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1.  MC1R genotypes and risk of melanoma before age 40 years: a population-based case-control-family study 
The contribution of melanocortin-1 receptor (MC1R) gene variants to the development of early-onset melanoma is unknown. Using an Australian population-based, case-control-family study, we sequenced MC1R for 565 cases with invasive cutaneous melanoma diagnosed between ages 18–39 years, 409 unrelated controls and 518 sibling controls. Variants were classified a priori into `R' variants (D84E, R142H, R151C, I155T, R160W, D294H) and `r' variants (all other nonsynonymous variants). We estimated odds ratios (OR) for melanoma using unconditional (unrelated controls) and conditional (sibling controls) logistic regression. The prevalence of having at least one R or r variant was 86% for cases, 73% for unrelated controls and 81% for sibling controls. R151C conferred the highest risk (per allele OR 2.57, 95% confidence interval 1.86–3.56 for the case-unrelated-control analysis and 1.70 (1.12–2.60) for the case-sibling-control analysis). When mutually adjusted, the ORs per R allele were 2.23 (1.77–2.80) and 2.06 (1.47–2.88), respectively from the two types of analysis, and the ORs per r allele were 1.69 (1.33–2.13) and 1.25 (0.88–1.79), respectively. The associations were stronger for men and those with none or few nevi or with high childhood sun exposure. Adjustment for phenotype, nevi and sun exposure attenuated the overall log OR for R variants by approximately 18%, but had lesser influence on r variant risk estimates. MC1R variants explained about 21% of the familial aggregation of melanoma. Some MC1R variants are important determinants of early-onset melanoma. The strength of association with melanoma differs according to the type and number of variants.
PMCID: PMC4330189  PMID: 22095472
MC1R; melanoma; early-onset; phenotype; nevi; sun exposure
2.  Loss-of-Function Fibroblast Growth Factor Receptor-2 Mutations in Melanoma 
We report that 10% of melanoma tumors and cell lines harbor mutations in the fibroblast growth factor receptor 2 (FGFR2) gene. These novel mutations include three truncating mutations and 20 missense mutations occurring at evolutionary conserved residues in FGFR2 as well as among all four FGFRs. The mutation spectrum is characteristic of those induced by UV radiation. Mapping of these mutations onto the known crystal structures of FGFR2 followed by in vitro and in vivo studies show that these mutations result in receptor loss of function through several distinct mechanisms, including loss of ligand binding affinity, impaired receptor dimerization, destabilization of the extracellular domains, and reduced kinase activity. To our knowledge, this is the first demonstration of loss-of-function mutations in a class IV receptor tyrosine kinase in cancer. Taken into account with our recent discovery of activating FGFR2 mutations in endometrial cancer, we suggest that FGFR2 may join the list of genes that play context-dependent opposing roles in cancer.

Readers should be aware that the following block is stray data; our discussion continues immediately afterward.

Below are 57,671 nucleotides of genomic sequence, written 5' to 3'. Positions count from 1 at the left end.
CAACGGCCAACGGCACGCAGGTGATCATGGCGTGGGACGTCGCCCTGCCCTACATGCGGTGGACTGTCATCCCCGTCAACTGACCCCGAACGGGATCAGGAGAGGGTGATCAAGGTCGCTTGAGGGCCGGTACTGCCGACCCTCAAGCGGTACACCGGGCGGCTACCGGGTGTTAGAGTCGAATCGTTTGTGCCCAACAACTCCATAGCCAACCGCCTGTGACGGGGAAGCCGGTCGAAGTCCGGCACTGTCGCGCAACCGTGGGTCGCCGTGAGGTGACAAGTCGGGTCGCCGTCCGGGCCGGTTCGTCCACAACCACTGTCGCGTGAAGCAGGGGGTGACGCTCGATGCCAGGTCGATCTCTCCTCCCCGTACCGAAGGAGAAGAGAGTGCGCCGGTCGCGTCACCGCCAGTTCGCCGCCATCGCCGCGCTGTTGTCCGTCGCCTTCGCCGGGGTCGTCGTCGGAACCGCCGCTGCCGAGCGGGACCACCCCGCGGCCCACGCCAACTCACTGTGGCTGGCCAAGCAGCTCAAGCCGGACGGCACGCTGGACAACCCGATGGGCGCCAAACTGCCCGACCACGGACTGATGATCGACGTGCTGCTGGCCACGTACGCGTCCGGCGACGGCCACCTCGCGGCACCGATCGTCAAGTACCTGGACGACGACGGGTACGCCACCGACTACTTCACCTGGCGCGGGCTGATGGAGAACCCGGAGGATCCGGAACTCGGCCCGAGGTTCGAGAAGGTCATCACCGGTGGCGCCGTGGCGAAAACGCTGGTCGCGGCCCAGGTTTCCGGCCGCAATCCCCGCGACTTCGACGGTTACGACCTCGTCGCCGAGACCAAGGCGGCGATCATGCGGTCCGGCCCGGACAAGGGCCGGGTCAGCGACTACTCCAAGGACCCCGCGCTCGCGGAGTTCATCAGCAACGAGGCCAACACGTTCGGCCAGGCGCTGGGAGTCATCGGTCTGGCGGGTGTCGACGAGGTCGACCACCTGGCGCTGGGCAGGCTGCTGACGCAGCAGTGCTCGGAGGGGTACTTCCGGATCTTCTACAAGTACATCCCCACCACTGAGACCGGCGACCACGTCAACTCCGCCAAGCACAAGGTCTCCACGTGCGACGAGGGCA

PMCID: PMC4233648  PMID: 19147536
3.  TRIM16 inhibits proliferation and migration through regulation of interferon beta 1 in melanoma cells 
Oncotarget  2014;5(20):10127-10139.
High basal or induced expression of the tripartite motif protein, TRIM16, leads to reduce cell growth and migration of neuroblastoma and skin squamous cell carcinoma cells. However, the role of TRIM16 in melanoma is currently unknown. TRIM16 protein levels were markedly reduced in human melanoma cell lines, compared with normal human epidermal melanocytes due to both DNA methylation and reduced protein stability. TRIM16 knockdown strongly increased cell migration in normal human epidermal melanocytes, while TRIM16 overexpression reduced cell migration and proliferation of melanoma cells in an interferon beta 1 (IFNβ1)-dependent manner. Chromatin immunoprecipitation assays revealed TRIM16 directly bound the IFNβ1 gene promoter. Low level TRIM16 expression in 91 melanoma patient samples, strongly correlated with lymph node metastasis, and, predicted poor patient prognosis in a separate cohort of 170 melanoma patients with lymph node metastasis. The BRAF inhibitor, vemurafenib, increased TRIM16 protein levels in melanoma cells in vitro, and induced growth arrest in BRAF-mutant melanoma cells in a TRIM16-dependent manner. High levels of TRIM16 in melanoma tissues from patients treated with Vemurafenib correlated with clinical response. Our data, for the first time, demonstrates TRIM16 is a marker of cell migration and metastasis, and a novel treatment target in melanoma.
PMCID: PMC4259410  PMID: 25333256
Melanoma; TRIM16; BRAF inhibitor; cell migration; IFNβ1
4.  The Effect on Melanoma Risk of Genes Previously Associated With Telomere Length 
Telomere length has been associated with risk of many cancers, but results are inconsistent. Seven single nucleotide polymorphisms (SNPs) previously associated with mean leukocyte telomere length were either genotyped or well-imputed in 11108 case patients and 13933 control patients from Europe, Israel, the United States and Australia, four of the seven SNPs reached a P value under .05 (two-sided). A genetic score that predicts telomere length, derived from these seven SNPs, is strongly associated (P = 8.92x10-9, two-sided) with melanoma risk. This demonstrates that the previously observed association between longer telomere length and increased melanoma risk is not attributable to confounding via shared environmental effects (such as ultraviolet exposure) or reverse causality. We provide the first proof that multiple germline genetic determinants of telomere length influence cancer risk.